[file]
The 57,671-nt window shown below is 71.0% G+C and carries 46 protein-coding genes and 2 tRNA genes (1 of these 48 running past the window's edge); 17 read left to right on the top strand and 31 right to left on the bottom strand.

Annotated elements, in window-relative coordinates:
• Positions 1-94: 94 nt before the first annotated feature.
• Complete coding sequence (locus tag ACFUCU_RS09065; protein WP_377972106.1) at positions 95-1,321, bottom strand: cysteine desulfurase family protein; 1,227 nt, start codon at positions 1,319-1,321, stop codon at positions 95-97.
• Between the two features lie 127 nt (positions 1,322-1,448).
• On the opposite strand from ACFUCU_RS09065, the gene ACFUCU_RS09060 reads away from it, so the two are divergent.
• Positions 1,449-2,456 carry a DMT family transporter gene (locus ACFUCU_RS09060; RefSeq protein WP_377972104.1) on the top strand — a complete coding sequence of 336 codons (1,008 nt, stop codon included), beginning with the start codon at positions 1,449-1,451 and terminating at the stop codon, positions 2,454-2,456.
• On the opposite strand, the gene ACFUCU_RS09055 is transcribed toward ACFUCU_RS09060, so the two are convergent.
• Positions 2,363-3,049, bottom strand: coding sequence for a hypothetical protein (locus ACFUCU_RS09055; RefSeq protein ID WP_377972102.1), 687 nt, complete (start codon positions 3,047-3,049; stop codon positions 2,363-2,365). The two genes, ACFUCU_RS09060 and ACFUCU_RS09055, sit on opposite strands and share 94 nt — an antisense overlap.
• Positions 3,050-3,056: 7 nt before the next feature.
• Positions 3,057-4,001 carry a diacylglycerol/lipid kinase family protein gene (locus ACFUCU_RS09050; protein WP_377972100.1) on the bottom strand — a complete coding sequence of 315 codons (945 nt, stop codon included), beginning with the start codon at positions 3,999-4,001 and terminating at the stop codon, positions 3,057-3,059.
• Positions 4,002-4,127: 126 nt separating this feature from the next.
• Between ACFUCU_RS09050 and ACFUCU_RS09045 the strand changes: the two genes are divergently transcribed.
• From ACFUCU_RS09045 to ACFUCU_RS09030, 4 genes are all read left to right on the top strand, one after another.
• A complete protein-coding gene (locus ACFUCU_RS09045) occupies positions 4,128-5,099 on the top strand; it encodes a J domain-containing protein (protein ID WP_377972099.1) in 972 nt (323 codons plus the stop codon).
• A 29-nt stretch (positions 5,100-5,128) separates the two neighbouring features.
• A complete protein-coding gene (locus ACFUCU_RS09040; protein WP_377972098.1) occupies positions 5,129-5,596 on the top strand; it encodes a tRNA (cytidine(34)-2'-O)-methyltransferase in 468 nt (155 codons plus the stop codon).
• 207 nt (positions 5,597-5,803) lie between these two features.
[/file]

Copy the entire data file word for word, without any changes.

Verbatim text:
The 57,671-nt window shown below is 71.0% G+C and carries 46 protein-coding genes and 2 tRNA genes (1 of these 48 running past the window's edge); 17 read left to right on the top strand and 31 right to left on the bottom strand.

Annotated elements, in window-relative coordinates:
• Positions 1-94: 94 nt before the first annotated feature.
• Complete coding sequence (locus tag ACFUCU_RS09065; protein WP_377972106.1) at positions 95-1,321, bottom strand: cysteine desulfurase family protein; 1,227 nt, start codon at positions 1,319-1,321, stop codon at positions 95-97.
• Between the two features lie 127 nt (positions 1,322-1,448).
• On the opposite strand from ACFUCU_RS09065, the gene ACFUCU_RS09060 reads away from it, so the two are divergent.
• Positions 1,449-2,456 carry a DMT family transporter gene (locus ACFUCU_RS09060; RefSeq protein WP_377972104.1) on the top strand — a complete coding sequence of 336 codons (1,008 nt, stop codon included), beginning with the start codon at positions 1,449-1,451 and terminating at the stop codon, positions 2,454-2,456.
• On the opposite strand, the gene ACFUCU_RS09055 is transcribed toward ACFUCU_RS09060, so the two are convergent.
• Positions 2,363-3,049, bottom strand: coding sequence for a hypothetical protein (locus ACFUCU_RS09055; RefSeq protein ID WP_377972102.1), 687 nt, complete (start codon positions 3,047-3,049; stop codon positions 2,363-2,365). The two genes, ACFUCU_RS09060 and ACFUCU_RS09055, sit on opposite strands and share 94 nt — an antisense overlap.
• Positions 3,050-3,056: 7 nt before the next feature.
• Positions 3,057-4,001 carry a diacylglycerol/lipid kinase family protein gene (locus ACFUCU_RS09050; protein WP_377972100.1) on the bottom strand — a complete coding sequence of 315 codons (945 nt, stop codon included), beginning with the start codon at positions 3,999-4,001 and terminating at the stop codon, positions 3,057-3,059.
• Positions 4,002-4,127: 126 nt separating this feature from the next.
• Between ACFUCU_RS09050 and ACFUCU_RS09045 the strand changes: the two genes are divergently transcribed.
• From ACFUCU_RS09045 to ACFUCU_RS09030, 4 genes are all read left to right on the top strand, one after another.
• A complete protein-coding gene (locus ACFUCU_RS09045) occupies positions 4,128-5,099 on the top strand; it encodes a J domain-containing protein (protein ID WP_377972099.1) in 972 nt (323 codons plus the stop codon).
• A 29-nt stretch (positions 5,100-5,128) separates the two neighbouring features.
• A complete protein-coding gene (locus ACFUCU_RS09040; protein WP_377972098.1) occupies positions 5,129-5,596 on the top strand; it encodes a tRNA (cytidine(34)-2'-O)-methyltransferase in 468 nt (155 codons plus the stop codon).
• 207 nt (positions 5,597-5,803) lie between these two features.